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Mike Wilmington

By Mike Wilmington Wilmington@moviecitynews.com

Wilmington on Movies: Darling Companion

DARLING COMPANION (Three Stars)
U.S.: Lawrence Kasdan, 2012
 
Darling Companion is Lawrence and Meg Kasdan’s highly personal dog story about a beloved mutt who gets lost in the Rockies after a wedding party — and about all the humorously dramatic and comically serious interactions of the upper middle class 50something ensemble of doctors and wives and friends and gypsy housekeepers who try to find the vamoosed pooch. Despite papa Kasdan’s reputation, and a stellar cast, it’s been so eviscerated by so many critics, that my enjoyment of the movie (and I did enjoy it, right up to the unfortunately phony ending) may register as some kind of perverse AARP-truckling contrarianism.
But I thought there were a lot of good things in Companion, beginning with its excellent age-diverse cast (Kevin Kline, Diane Keaton, Dianne Wiest, Richard Jenkins, Mark Duplass, Ayelet Zurer, Elisabeth Moss and Sam Shepard). There‘s also a lot of wit, craft and feeling in the piece and grace, intelligence and emotion in the Kasdans’ script and in director Lawrence’s low-pressure naturalistic staging.
The movie has its flaws — that outlandishly implausible ending chiefly among them — but compared to most of the un-naturalistic, unfunny, unserious, totally phony and sometimes obnoxiously ageist and condescendingly smart-ass gloppy stuff that often passes for American movie comedy-drama these days (and that sometimes gets a pass from the same people who pile on movies like Darling Companion), it’s a movie that deserves some encouragement. I’d rather see more movies like this, with good parts for top notch actors like Kline, Keaton, Wiest and Jenkins than eight more glam-as-usual youth-besotted shows starring Justin Timberlake or Katherine Heigl and the usual suspects, with or without lost dogs.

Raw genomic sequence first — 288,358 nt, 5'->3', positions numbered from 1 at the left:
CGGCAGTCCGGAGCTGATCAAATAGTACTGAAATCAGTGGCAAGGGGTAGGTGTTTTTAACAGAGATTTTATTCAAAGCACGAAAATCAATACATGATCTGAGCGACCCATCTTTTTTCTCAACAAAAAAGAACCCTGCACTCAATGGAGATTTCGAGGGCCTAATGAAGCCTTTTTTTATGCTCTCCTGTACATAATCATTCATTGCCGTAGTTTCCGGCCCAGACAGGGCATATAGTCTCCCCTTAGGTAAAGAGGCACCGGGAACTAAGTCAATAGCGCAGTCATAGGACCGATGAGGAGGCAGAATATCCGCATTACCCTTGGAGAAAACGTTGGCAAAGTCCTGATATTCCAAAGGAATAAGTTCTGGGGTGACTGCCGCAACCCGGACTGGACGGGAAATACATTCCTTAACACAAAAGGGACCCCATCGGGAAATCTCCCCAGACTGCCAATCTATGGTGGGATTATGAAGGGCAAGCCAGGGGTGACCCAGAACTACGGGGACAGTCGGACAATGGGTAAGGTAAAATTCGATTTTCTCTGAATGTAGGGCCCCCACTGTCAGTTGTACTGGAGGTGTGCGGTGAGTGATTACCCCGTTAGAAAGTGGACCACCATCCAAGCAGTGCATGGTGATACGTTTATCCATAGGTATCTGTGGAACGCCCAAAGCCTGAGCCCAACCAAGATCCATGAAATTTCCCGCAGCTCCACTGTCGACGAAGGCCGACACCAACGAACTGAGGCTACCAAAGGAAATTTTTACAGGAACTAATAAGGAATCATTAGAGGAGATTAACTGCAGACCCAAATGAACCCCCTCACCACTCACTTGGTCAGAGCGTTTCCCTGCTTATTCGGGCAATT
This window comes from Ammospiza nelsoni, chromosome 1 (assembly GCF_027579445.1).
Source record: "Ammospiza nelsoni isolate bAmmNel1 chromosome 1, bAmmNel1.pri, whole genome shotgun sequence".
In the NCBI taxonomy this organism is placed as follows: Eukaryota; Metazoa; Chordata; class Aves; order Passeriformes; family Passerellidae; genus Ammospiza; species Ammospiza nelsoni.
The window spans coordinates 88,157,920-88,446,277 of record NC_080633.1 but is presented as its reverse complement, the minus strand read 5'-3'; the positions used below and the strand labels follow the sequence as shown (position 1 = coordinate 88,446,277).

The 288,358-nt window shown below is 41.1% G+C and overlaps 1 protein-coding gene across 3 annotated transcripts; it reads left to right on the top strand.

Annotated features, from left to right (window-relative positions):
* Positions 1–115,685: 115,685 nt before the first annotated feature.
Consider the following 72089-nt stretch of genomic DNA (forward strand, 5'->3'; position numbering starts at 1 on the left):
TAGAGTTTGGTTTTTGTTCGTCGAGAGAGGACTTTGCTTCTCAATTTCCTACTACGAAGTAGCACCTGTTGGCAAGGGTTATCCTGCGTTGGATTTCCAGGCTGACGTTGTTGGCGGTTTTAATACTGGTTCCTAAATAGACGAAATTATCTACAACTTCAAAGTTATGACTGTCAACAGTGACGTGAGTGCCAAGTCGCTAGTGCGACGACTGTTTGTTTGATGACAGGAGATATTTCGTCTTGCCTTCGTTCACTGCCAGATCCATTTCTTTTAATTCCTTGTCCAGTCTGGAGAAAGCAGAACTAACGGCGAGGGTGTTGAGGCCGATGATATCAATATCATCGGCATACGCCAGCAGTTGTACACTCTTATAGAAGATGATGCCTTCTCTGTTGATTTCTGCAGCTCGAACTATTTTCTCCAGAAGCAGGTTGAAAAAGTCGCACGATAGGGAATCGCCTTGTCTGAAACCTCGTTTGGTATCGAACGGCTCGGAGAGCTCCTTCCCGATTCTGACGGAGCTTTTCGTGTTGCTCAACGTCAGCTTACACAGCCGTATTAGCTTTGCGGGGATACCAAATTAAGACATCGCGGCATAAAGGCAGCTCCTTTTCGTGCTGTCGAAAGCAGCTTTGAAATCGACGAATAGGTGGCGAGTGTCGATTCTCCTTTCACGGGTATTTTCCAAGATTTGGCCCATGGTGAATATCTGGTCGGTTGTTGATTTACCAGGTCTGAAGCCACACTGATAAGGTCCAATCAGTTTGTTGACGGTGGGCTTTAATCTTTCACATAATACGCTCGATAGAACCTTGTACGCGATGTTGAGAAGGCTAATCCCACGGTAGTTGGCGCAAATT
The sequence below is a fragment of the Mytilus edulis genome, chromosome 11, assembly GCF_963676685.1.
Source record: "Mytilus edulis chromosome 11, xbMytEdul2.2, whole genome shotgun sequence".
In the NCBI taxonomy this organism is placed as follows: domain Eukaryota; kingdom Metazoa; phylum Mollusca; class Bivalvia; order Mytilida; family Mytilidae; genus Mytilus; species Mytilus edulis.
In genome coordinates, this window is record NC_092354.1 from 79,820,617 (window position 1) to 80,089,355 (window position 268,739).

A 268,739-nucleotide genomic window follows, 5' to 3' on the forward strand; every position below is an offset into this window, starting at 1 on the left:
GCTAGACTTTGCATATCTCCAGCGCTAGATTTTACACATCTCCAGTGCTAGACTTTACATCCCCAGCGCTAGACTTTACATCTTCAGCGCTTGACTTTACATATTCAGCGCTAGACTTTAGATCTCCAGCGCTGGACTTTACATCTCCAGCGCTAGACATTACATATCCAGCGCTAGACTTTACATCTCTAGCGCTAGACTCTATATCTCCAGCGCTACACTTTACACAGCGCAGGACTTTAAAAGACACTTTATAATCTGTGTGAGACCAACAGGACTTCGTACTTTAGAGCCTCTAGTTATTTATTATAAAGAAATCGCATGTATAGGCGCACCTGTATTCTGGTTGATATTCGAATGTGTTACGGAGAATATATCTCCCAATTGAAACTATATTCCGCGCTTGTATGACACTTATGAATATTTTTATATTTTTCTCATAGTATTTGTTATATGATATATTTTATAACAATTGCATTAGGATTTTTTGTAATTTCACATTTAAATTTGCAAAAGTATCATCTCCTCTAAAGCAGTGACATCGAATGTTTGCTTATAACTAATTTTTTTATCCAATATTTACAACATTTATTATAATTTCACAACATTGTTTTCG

In this case, the dog in question is Freeway (played by the estimable Kasey, who really doesn’t get as much screen time as he deserves). Freeway is found, in bad shape, by the side of a Denver freeway, by nervous, luminous spine surgeon’s wife Beth Winter (Keaton) and her picky daughter Grace (Moss), and he’s rescued, brought to a shelter, and saved by a charming vet named Sam (Jay Ali). Freeway becomes the catatlyst for the eventual wedding of Grace and Sam — at a Rocky Mountain High gathering also attended by Beth’s gifted sardonic, full-of-himself husband Joseph (Kline, terrific), earthy sister Penny (Wiest), Penny’s doctor son Bryan (indie notable Duplass) and Penny’s nice-guy fiance Russell (Jenkins), who triggers merriment when he announces his plans for opening an English pub in the Midwest. Also present; prescient gypsy housekeeper Carmen (Zurer) and cantankerous local sheriff Morris (Shepard).
An excellent cast, and they all seem to be having a good time. The plot shifts into higher geer when Freeway gets lost in the woods, thanks to some cell-phone-induced inattention by Joseph, who may be jealous of the fact that his wife showings more effection to the dog than to him. But Jospeh and all the others, an empathetic bunch, go along with Beth when she insists on a search for Freeway. (This dog hunt was inspired by the Kasdans’ own loss of a well-loved mutt named Mac, and a search for him that lasted even longer than the one here.)